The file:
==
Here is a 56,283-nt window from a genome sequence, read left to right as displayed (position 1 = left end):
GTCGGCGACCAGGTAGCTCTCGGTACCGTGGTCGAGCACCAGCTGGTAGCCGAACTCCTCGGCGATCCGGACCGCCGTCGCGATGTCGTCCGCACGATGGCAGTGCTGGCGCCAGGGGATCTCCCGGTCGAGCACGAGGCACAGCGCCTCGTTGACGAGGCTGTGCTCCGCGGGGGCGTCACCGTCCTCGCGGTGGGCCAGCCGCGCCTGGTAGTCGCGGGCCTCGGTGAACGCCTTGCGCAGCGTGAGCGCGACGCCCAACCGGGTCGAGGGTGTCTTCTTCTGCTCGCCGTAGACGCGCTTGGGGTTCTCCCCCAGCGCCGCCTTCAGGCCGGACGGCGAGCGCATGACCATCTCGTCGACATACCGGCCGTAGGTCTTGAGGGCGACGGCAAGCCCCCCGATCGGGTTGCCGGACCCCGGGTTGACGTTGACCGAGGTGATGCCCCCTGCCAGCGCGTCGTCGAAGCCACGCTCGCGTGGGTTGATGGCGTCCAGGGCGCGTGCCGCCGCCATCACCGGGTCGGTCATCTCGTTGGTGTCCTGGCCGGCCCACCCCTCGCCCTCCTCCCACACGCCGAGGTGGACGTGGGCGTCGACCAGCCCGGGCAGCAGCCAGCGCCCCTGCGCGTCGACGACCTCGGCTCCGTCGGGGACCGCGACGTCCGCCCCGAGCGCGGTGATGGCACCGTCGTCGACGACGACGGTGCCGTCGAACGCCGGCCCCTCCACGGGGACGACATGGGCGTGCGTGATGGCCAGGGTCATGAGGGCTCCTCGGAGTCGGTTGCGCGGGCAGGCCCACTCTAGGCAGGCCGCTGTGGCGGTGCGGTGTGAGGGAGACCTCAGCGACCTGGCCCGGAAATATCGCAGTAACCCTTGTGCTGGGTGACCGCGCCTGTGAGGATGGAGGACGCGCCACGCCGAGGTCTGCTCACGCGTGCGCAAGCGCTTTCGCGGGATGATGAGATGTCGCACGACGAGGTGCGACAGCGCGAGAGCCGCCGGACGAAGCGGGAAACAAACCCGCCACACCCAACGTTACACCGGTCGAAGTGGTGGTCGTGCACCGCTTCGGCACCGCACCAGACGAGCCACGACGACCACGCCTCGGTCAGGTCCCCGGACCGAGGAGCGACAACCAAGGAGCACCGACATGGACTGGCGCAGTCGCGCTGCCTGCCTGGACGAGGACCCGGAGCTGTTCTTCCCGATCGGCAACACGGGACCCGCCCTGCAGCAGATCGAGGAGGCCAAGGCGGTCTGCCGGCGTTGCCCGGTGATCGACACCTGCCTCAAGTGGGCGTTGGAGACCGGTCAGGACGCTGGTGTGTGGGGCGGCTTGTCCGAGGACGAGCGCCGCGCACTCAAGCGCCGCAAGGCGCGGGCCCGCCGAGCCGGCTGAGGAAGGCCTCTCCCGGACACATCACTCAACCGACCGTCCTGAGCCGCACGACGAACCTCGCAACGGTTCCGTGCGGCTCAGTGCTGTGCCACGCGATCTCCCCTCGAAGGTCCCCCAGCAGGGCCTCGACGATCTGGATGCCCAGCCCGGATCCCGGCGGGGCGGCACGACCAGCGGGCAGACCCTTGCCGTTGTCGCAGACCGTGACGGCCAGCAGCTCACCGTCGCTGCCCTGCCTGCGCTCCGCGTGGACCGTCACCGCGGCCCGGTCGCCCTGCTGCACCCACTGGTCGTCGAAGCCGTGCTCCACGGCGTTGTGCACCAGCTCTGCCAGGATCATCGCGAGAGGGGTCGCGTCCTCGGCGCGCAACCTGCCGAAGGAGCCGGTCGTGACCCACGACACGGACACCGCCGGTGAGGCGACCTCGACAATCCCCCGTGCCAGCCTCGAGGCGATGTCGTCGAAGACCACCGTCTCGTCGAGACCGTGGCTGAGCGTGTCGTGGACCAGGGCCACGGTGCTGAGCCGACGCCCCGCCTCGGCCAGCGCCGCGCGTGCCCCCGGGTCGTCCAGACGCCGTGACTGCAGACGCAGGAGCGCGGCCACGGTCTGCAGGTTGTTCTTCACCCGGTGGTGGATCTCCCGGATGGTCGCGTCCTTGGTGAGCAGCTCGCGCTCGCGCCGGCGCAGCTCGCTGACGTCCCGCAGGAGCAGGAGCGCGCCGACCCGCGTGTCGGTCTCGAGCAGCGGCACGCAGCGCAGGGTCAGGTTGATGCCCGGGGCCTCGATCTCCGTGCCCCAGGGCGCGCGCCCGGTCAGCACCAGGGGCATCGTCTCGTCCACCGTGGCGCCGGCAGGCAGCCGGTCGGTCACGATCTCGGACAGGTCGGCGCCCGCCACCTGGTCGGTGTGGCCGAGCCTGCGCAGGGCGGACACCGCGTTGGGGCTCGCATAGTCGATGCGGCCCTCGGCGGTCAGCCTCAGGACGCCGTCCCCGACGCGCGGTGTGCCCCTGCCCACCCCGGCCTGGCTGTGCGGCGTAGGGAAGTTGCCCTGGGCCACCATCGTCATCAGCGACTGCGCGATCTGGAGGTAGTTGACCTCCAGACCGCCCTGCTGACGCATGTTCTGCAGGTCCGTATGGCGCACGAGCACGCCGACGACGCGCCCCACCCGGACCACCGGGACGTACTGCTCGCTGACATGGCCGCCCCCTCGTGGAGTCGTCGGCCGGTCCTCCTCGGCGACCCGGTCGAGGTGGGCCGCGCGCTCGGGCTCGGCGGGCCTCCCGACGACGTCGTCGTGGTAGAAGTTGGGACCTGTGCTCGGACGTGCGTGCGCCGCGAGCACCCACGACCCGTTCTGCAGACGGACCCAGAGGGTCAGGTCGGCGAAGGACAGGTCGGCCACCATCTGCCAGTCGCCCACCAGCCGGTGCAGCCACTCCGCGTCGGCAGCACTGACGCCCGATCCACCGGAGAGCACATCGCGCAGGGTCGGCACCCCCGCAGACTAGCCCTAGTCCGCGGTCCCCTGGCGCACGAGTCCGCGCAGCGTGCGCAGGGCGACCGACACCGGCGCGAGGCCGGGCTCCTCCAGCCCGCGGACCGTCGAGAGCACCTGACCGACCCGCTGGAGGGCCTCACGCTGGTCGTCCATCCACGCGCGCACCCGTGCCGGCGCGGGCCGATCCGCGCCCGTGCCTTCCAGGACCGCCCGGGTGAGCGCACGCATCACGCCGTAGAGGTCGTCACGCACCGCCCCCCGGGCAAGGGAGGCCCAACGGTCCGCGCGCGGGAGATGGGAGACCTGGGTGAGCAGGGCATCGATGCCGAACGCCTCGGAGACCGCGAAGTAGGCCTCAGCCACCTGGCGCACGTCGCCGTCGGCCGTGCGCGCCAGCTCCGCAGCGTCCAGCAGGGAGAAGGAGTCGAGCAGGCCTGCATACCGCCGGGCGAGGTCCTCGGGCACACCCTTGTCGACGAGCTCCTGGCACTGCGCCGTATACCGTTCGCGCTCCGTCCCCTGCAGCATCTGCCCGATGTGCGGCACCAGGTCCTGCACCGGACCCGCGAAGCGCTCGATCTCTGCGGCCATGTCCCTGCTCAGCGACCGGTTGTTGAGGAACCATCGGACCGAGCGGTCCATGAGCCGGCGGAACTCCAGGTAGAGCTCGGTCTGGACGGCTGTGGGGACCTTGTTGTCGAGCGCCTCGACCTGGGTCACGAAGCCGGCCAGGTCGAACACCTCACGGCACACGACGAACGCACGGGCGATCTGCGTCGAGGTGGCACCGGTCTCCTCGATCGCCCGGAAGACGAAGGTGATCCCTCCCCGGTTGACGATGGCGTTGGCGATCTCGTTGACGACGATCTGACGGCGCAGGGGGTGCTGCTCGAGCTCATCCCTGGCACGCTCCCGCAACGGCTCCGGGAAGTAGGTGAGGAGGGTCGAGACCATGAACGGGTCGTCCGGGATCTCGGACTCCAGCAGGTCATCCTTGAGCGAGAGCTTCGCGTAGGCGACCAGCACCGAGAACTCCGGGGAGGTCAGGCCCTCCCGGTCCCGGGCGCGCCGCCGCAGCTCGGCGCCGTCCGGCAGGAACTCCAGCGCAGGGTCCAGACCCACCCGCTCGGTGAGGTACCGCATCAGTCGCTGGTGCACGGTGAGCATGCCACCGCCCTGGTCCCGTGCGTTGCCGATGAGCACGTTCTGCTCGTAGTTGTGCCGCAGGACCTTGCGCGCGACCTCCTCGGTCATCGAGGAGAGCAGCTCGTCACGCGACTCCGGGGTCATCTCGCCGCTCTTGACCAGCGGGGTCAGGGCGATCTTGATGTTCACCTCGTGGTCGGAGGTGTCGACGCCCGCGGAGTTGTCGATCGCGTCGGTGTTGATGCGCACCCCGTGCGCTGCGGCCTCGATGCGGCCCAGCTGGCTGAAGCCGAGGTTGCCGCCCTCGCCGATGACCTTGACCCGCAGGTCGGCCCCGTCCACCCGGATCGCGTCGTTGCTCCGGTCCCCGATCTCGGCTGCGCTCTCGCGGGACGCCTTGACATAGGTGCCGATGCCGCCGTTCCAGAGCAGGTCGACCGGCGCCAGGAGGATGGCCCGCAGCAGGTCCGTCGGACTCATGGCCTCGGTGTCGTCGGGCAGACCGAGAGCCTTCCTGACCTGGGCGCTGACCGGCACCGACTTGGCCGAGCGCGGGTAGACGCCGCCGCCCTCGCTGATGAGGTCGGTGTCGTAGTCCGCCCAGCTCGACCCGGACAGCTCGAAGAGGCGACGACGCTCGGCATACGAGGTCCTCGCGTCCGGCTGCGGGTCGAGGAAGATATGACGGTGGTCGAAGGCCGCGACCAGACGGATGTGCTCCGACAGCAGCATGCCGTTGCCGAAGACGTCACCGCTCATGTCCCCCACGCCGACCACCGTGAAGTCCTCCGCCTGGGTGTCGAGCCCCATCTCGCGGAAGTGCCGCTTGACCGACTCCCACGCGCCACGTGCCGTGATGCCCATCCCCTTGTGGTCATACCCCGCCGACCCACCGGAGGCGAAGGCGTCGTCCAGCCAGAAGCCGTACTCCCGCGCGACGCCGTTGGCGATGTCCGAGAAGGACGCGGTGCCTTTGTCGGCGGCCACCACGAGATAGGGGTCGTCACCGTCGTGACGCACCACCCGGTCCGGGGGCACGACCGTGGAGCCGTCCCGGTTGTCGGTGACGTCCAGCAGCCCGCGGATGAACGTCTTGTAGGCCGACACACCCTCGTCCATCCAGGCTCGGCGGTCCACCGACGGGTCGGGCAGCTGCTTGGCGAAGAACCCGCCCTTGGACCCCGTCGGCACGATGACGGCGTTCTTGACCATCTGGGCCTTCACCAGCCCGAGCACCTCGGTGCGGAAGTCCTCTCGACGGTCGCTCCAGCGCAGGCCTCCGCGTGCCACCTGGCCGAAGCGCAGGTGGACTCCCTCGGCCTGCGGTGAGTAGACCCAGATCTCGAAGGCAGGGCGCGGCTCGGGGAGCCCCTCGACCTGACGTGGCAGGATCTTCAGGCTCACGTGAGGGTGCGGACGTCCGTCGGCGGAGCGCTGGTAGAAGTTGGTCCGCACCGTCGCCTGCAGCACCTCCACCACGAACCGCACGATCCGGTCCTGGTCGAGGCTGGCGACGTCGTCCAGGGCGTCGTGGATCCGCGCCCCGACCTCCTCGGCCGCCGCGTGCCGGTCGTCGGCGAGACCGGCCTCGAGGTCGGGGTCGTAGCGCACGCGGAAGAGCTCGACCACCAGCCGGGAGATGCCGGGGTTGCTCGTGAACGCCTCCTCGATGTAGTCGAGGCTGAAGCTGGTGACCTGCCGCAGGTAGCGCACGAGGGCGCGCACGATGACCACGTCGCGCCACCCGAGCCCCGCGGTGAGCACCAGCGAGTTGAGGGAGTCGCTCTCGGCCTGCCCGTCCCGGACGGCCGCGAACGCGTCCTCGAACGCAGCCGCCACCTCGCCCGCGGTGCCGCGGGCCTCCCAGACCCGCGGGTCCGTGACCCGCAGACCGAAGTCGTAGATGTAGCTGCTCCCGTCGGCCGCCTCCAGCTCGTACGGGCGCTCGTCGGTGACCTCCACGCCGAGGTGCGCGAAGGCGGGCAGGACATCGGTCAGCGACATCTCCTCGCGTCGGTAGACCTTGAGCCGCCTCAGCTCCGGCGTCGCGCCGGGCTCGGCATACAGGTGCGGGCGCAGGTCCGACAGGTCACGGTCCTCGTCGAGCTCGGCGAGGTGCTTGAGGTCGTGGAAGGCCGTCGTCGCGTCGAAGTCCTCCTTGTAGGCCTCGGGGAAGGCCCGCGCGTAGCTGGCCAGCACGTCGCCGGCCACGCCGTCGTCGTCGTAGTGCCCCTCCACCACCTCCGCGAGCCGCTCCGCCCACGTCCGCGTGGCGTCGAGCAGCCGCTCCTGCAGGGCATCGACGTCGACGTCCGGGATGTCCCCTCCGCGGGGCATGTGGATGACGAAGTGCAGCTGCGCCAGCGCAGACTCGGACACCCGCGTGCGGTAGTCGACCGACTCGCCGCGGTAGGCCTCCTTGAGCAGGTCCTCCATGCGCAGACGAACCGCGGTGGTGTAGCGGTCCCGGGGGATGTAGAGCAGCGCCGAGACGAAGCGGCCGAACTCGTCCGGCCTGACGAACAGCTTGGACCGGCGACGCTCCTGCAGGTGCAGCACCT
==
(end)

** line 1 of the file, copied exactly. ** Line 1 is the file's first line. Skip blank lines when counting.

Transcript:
Here is a 56,283-nt window from a genome sequence, read left to right as displayed (position 1 = left end):